March 21, 2019

Rolling Out Linux - page 3


  • September 17, 1999
  • By James Andrews

I believe a good method to use is to combine a CDROM and NFS install. The protocols this technique uses are directly supported by the distribution makers as de facto standards. It is quick to set up a server and quick to configure the client machines. It is also trival to update to a new version or even a new distribution of Linux.

There are basically two steps to setting this up on the server side. First, install Linux direct from CDROM onto one machine. This machine should have good network connections to the other machines. Second, configure NFS to work on it as a server and then export the CDROM as a filesystem. No special software or tricks are really needed to do this once NFS is configured on the server. Edit the /etc/exports file to list the cdrom mount point like this:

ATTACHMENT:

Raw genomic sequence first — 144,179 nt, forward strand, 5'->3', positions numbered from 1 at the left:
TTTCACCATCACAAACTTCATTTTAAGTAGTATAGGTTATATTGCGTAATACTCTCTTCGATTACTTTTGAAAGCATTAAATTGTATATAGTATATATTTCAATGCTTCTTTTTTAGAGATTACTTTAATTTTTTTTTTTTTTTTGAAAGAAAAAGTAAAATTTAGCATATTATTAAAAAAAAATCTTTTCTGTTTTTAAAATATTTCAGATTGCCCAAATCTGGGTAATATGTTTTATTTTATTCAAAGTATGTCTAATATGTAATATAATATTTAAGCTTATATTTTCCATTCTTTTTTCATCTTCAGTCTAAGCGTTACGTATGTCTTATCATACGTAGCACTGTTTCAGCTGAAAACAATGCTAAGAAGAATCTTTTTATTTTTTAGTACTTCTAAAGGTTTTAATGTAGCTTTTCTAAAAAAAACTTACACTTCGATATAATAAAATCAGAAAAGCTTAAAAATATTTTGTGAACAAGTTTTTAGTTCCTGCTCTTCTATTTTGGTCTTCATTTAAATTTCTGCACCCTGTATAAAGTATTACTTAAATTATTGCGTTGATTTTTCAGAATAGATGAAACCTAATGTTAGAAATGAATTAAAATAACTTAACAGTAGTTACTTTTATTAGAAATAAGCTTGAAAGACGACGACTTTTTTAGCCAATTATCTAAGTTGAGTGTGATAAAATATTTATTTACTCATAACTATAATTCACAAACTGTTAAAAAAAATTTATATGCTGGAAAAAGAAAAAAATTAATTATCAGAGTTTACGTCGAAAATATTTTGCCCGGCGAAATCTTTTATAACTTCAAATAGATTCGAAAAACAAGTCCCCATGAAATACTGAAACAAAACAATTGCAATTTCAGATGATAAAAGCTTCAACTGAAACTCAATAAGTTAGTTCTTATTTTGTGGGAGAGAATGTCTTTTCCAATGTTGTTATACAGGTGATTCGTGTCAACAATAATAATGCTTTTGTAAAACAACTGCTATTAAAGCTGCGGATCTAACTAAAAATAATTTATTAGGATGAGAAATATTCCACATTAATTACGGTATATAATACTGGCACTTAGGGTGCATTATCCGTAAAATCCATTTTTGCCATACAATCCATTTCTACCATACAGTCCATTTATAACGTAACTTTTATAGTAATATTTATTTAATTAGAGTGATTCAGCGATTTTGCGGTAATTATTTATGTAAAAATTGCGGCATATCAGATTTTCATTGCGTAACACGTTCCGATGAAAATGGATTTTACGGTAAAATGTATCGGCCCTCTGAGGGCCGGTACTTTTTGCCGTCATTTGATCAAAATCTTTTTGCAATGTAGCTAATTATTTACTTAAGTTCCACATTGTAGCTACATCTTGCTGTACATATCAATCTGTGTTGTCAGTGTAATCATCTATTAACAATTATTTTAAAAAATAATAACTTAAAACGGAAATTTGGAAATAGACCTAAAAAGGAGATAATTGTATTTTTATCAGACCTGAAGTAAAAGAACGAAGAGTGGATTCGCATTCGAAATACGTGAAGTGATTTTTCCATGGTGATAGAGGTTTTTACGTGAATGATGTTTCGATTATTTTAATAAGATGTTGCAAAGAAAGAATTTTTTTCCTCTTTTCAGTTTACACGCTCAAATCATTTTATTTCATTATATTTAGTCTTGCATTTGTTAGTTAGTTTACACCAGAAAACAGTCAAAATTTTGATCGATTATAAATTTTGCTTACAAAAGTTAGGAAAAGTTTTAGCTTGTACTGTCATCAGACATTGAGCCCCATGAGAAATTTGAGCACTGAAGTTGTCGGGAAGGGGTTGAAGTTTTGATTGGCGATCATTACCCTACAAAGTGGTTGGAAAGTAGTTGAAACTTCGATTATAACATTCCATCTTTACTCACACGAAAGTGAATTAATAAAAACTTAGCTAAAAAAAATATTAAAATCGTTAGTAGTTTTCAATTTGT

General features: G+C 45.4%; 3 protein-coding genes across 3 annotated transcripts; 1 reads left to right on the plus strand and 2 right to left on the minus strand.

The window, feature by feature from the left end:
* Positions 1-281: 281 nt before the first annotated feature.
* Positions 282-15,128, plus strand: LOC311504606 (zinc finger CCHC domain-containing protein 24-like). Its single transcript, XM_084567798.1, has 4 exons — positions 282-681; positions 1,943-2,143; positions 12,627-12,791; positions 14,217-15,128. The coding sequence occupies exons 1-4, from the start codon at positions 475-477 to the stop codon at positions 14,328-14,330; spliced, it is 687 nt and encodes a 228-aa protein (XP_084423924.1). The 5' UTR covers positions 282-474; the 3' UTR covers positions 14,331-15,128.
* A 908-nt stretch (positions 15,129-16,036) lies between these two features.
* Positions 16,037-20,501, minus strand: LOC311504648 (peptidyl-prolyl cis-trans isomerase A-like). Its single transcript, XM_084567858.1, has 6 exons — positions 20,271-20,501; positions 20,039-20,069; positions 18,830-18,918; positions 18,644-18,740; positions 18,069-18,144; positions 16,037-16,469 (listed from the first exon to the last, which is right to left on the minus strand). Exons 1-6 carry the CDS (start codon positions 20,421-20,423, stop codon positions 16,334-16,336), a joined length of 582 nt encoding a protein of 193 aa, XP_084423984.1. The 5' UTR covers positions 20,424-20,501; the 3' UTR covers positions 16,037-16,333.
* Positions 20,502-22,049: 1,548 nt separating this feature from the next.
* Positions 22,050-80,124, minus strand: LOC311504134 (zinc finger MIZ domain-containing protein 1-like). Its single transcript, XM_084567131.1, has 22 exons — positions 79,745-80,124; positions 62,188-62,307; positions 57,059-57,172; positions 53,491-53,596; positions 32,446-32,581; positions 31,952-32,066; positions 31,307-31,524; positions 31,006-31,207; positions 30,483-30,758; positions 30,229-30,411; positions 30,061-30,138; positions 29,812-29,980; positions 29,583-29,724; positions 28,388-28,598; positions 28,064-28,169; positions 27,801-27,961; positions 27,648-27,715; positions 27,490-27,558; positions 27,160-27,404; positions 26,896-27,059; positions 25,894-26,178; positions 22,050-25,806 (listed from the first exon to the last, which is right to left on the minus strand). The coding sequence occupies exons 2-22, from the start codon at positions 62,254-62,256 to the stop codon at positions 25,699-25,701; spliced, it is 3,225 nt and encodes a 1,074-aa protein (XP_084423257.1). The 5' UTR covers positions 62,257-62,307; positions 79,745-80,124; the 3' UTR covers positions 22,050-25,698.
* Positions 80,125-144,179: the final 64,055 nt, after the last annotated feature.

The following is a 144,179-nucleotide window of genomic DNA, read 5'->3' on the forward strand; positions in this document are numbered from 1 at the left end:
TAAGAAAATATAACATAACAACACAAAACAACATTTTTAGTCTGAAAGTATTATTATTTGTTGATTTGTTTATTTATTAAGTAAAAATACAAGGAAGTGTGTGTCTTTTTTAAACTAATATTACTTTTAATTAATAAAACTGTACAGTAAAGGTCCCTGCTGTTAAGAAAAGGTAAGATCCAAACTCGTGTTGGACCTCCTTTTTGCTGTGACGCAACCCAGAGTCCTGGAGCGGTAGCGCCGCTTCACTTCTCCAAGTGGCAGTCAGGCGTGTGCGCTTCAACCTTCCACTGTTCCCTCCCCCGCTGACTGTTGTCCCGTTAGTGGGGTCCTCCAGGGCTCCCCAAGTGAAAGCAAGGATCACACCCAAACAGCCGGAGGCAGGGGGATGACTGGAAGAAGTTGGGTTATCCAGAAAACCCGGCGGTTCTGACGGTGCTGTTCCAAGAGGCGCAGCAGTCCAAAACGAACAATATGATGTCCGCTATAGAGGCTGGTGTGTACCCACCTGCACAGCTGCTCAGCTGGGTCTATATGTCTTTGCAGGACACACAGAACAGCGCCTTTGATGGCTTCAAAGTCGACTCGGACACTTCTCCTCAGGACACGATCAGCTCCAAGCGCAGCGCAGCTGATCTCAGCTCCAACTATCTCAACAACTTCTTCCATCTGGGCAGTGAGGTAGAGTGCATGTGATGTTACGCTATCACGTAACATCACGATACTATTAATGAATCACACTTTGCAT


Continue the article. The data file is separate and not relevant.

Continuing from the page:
/cdrom *(ro)

and then issue a

killall -HUP rpc.mountd

command to make the system reread the /etc/exports file

Large amounts of disk space do not have to be found on the server, as the CDROM is mounted directly on the server and then exportedt via NFS without putting a copy on the hard disk.

One big plus with this approach is that one CD can install to many, many machines at once.

Configuring basic networking on each machine and selecting NFS server and the correct packages is a quick chore, taking only a few minutes.

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